People marching to support veterans

Vital Support for Veteran Alumni

A group of people walk down a Philadelphia street carrying a banner that reads, 'Drexel Supports Our Veterans.'

Drexel Veteran Alumni Network (DVAN), one of the University’s oldest alumni affinity groups, was created in 2012 to provide a support system for alumni veterans and their families, and it certainly played that role in Matthew Pron’s life.

“When I graduated, the transition into my career was not easy,” says Pron (BS finance ’16), network president. “The work environment that I was accustomed to in the military is significantly different from that of the corporate world. I thought that becoming involved with DVAN would help keep that sense of community intact for myself and other veterans after graduation.”

“When I graduated, the transition into my career was not easy. I thought that becoming involved with DVAN would help.”

Prior to attending Drexel, Pron served five years on active duty in the Marine Corps from 2009 to 2014. Following boot camp at Parris Island and infantry school, he joined the 3rd Fleet Anti-Terrorism Security Team known more commonly as FAST Company. While with FAST, his unit spent time conducting advanced security operations at Guantanamo Bay and also operated as a quick reaction force for U.S. embassies across the Middle East.

Join DVAN on LinkedIn

The Drexel Veteran Alumni Network LinkedIn group is a space where veteran alumni connect with each other to network, ask and answer questions, share events and programs that they are hosting or attending, and support each other. All active-duty and veteran service members in the Drexel community are invited to become members.

After his time in FAST Company, he received orders to 2nd Battalion, 1st Marines at Camp Pendleton. He became a scout swimmer for the small boat raid force with the 31st Marine Expeditionary Unit out of Okinawa, Japan. Pron was certified as an instructor in water survival and martial arts before receiving his honorable discharge in 2014.

A conversation with his father, Michael Pron ’82, about Drexel’s uncapped participation in the Yellow Ribbon Program solidified his decision to become a Dragon.

“Drexel’s participation in the program ensures that qualified veterans with Post 9-11 GI Bill benefits can attend the school without concern for the large gap between the price of admission and actual education costs covered by Veterans Affairs,” says Pron, who was pleased to take the reins at DVAN at 2018. “It was honestly the least I could do to give back to the school and community that has already played such a pivotal role in my life.”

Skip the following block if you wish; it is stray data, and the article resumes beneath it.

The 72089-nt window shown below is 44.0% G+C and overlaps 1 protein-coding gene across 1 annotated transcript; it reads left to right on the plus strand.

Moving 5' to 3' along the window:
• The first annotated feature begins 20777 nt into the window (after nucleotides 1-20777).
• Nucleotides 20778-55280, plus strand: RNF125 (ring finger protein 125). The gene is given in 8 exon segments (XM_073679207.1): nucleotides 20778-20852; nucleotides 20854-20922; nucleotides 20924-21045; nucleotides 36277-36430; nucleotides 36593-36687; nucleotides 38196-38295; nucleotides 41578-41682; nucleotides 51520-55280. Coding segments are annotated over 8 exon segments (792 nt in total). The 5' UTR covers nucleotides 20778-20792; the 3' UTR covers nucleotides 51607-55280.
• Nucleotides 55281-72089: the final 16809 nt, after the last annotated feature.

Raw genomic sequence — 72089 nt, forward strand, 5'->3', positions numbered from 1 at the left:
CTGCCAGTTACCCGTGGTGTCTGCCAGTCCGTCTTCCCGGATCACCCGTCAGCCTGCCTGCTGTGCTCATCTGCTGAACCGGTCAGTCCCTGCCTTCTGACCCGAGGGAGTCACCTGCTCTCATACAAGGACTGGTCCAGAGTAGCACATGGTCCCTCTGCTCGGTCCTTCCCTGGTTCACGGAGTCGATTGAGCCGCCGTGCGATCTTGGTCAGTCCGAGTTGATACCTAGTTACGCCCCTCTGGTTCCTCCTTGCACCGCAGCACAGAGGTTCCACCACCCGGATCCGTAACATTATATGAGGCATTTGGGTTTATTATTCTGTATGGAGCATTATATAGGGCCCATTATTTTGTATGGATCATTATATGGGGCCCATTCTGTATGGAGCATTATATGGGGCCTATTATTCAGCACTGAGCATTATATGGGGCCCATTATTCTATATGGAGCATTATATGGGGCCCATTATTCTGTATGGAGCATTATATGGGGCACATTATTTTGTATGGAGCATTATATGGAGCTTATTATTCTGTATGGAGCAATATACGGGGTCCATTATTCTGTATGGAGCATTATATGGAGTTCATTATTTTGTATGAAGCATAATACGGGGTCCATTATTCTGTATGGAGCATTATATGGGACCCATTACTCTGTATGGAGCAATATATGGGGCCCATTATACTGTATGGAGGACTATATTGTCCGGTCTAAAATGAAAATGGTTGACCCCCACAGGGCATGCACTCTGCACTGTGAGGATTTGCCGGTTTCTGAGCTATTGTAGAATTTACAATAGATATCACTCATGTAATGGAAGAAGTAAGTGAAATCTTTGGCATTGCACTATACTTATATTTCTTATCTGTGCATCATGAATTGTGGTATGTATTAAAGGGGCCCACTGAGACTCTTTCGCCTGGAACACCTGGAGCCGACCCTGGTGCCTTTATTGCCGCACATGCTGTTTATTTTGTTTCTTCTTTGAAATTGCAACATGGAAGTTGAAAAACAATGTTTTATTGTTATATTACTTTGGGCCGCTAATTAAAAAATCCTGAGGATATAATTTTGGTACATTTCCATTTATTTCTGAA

DVAN’s goals are to build and grow an alumni network to support the specific needs of the University’s veteran alumni population. The group facilitates meaningful connections between veteran alumni and students and helps to engage the veteran alumni population with Drexel life.

“We host social and professional development events and provide mentoring opportunities that appeal to different types of people. The active members in our organization are all great people who I would have never met if I didn’t put myself out there and get involved with DVAN,” Pron adds. “I will always be grateful for everything Drexel has given me and do my best to give back in any way I can.”

To learn more about DVAN, and to find out ways to get involved, visit here.

Andrew Stoffer

Andrew Stoffer

BS general studies ’20

A veteran of the U.S. Navy, Stoffer is a medical assistant on the pediatric orthopedics unit at Nemours Children’s Hospital.

Q: How did Drexel help you navigate your return to civilian life after the military?

“The biggest challenge I faced transitioning back to civilian life was redefining myself, because I never planned on leaving the military. Second, I’m a veteran who suffers every day with depression and PTSD. Transitioning back to the civilian side, I welcomed the opportunity for new growth and development but assumed that there wouldn’t be the same support system that I had relied on.